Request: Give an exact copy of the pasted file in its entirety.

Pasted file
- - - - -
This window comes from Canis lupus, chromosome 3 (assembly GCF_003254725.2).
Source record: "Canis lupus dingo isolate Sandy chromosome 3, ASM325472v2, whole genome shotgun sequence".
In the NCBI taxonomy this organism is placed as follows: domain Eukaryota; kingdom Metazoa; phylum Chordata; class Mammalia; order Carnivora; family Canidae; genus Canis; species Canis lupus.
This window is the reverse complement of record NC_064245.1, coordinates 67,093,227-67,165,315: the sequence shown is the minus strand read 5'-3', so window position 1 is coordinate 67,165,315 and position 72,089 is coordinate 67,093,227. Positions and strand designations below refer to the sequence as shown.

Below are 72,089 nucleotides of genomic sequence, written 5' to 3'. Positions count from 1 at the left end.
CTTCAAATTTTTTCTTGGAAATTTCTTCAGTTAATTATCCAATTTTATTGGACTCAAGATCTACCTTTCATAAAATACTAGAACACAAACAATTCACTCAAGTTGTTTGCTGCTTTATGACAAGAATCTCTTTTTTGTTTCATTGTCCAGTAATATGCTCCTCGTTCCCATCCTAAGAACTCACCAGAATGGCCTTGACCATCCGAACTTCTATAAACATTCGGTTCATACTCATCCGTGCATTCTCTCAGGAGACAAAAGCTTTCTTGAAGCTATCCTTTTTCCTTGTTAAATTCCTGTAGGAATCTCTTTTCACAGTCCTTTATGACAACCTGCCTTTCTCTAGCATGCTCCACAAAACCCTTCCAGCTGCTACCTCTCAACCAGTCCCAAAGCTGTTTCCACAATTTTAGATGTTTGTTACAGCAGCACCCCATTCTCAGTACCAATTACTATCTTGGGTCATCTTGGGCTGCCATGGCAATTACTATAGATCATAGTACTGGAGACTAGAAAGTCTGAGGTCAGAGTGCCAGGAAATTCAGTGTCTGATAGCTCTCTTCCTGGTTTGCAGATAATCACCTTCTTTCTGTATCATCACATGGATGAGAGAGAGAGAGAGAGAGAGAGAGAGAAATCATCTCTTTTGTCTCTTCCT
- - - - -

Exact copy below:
This window comes from Canis lupus, chromosome 3 (assembly GCF_003254725.2).
Source record: "Canis lupus dingo isolate Sandy chromosome 3, ASM325472v2, whole genome shotgun sequence".
In the NCBI taxonomy this organism is placed as follows: domain Eukaryota; kingdom Metazoa; phylum Chordata; class Mammalia; order Carnivora; family Canidae; genus Canis; species Canis lupus.
This window is the reverse complement of record NC_064245.1, coordinates 67,093,227-67,165,315: the sequence shown is the minus strand read 5'-3', so window position 1 is coordinate 67,165,315 and position 72,089 is coordinate 67,093,227. Positions and strand designations below refer to the sequence as shown.

Below are 72,089 nucleotides of genomic sequence, written 5' to 3'. Positions count from 1 at the left end.
CTTCAAATTTTTTCTTGGAAATTTCTTCAGTTAATTATCCAATTTTATTGGACTCAAGATCTACCTTTCATAAAATACTAGAACACAAACAATTCACTCAAGTTGTTTGCTGCTTTATGACAAGAATCTCTTTTTTGTTTCATTGTCCAGTAATATGCTCCTCGTTCCCATCCTAAGAACTCACCAGAATGGCCTTGACCATCCGAACTTCTATAAACATTCGGTTCATACTCATCCGTGCATTCTCTCAGGAGACAAAAGCTTTCTTGAAGCTATCCTTTTTCCTTGTTAAATTCCTGTAGGAATCTCTTTTCACAGTCCTTTATGACAACCTGCCTTTCTCTAGCATGCTCCACAAAACCCTTCCAGCTGCTACCTCTCAACCAGTCCCAAAGCTGTTTCCACAATTTTAGATGTTTGTTACAGCAGCACCCCATTCTCAGTACCAATTACTATCTTGGGTCATCTTGGGCTGCCATGGCAATTACTATAGATCATAGTACTGGAGACTAGAAAGTCTGAGGTCAGAGTGCCAGGAAATTCAGTGTCTGATAGCTCTCTTCCTGGTTTGCAGATAATCACCTTCTTTCTGTATCATCACATGGATGAGAGAGAGAGAGAGAGAGAGAGAGAGAAATCATCTCTTTTGTCTCTTCCT